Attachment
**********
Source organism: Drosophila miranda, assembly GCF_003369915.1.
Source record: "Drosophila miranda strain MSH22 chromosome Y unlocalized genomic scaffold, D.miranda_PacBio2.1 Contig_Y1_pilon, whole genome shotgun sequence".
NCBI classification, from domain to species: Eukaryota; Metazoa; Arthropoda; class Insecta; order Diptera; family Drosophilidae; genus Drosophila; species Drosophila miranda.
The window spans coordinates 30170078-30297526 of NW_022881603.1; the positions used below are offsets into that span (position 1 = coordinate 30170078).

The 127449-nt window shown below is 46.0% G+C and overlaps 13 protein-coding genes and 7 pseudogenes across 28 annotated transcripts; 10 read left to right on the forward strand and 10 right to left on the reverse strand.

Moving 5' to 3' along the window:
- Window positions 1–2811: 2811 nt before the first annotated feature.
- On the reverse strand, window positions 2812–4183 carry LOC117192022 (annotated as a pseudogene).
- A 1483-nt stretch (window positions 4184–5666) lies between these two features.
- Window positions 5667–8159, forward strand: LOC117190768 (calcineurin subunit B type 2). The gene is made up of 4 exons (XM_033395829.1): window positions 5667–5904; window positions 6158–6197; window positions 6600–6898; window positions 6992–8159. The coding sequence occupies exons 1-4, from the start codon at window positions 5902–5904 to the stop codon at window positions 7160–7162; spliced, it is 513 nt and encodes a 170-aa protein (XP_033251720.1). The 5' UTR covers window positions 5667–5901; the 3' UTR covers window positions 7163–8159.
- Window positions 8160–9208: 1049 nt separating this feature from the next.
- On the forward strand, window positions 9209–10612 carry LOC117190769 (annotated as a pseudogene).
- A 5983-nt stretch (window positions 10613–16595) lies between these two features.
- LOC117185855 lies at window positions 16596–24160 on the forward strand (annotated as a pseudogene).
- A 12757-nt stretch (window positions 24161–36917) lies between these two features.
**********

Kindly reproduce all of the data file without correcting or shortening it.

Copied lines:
Source organism: Drosophila miranda, assembly GCF_003369915.1.
Source record: "Drosophila miranda strain MSH22 chromosome Y unlocalized genomic scaffold, D.miranda_PacBio2.1 Contig_Y1_pilon, whole genome shotgun sequence".
NCBI classification, from domain to species: Eukaryota; Metazoa; Arthropoda; class Insecta; order Diptera; family Drosophilidae; genus Drosophila; species Drosophila miranda.
The window spans coordinates 30170078-30297526 of NW_022881603.1; the positions used below are offsets into that span (position 1 = coordinate 30170078).

The 127449-nt window shown below is 46.0% G+C and overlaps 13 protein-coding genes and 7 pseudogenes across 28 annotated transcripts; 10 read left to right on the forward strand and 10 right to left on the reverse strand.

Moving 5' to 3' along the window:
- Window positions 1–2811: 2811 nt before the first annotated feature.
- On the reverse strand, window positions 2812–4183 carry LOC117192022 (annotated as a pseudogene).
- A 1483-nt stretch (window positions 4184–5666) lies between these two features.
- Window positions 5667–8159, forward strand: LOC117190768 (calcineurin subunit B type 2). The gene is made up of 4 exons (XM_033395829.1): window positions 5667–5904; window positions 6158–6197; window positions 6600–6898; window positions 6992–8159. The coding sequence occupies exons 1-4, from the start codon at window positions 5902–5904 to the stop codon at window positions 7160–7162; spliced, it is 513 nt and encodes a 170-aa protein (XP_033251720.1). The 5' UTR covers window positions 5667–5901; the 3' UTR covers window positions 7163–8159.
- Window positions 8160–9208: 1049 nt separating this feature from the next.
- On the forward strand, window positions 9209–10612 carry LOC117190769 (annotated as a pseudogene).
- A 5983-nt stretch (window positions 10613–16595) lies between these two features.
- LOC117185855 lies at window positions 16596–24160 on the forward strand (annotated as a pseudogene).
- A 12757-nt stretch (window positions 24161–36917) lies between these two features.